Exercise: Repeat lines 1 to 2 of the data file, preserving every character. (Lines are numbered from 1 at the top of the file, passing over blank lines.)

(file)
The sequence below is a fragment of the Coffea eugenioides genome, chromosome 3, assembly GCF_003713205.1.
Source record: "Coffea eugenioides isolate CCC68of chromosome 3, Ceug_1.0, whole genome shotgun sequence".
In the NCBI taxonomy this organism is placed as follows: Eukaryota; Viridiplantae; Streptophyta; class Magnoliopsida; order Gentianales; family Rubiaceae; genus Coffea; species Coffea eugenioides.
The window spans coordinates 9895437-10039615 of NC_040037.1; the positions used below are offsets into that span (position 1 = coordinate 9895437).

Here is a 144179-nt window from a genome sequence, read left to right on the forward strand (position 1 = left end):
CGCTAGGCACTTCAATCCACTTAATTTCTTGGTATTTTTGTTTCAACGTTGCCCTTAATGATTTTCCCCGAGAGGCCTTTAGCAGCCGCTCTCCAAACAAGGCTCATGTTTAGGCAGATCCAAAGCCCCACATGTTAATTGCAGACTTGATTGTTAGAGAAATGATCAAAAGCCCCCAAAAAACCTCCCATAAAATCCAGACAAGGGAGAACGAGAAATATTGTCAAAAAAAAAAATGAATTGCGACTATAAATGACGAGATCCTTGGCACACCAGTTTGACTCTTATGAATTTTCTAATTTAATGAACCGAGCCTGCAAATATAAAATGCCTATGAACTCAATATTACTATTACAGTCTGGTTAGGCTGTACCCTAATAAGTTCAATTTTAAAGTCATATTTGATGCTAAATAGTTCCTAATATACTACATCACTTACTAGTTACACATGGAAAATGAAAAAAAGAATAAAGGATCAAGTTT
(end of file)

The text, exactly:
The sequence below is a fragment of the Coffea eugenioides genome, chromosome 3, assembly GCF_003713205.1.
Source record: "Coffea eugenioides isolate CCC68of chromosome 3, Ceug_1.0, whole genome shotgun sequence".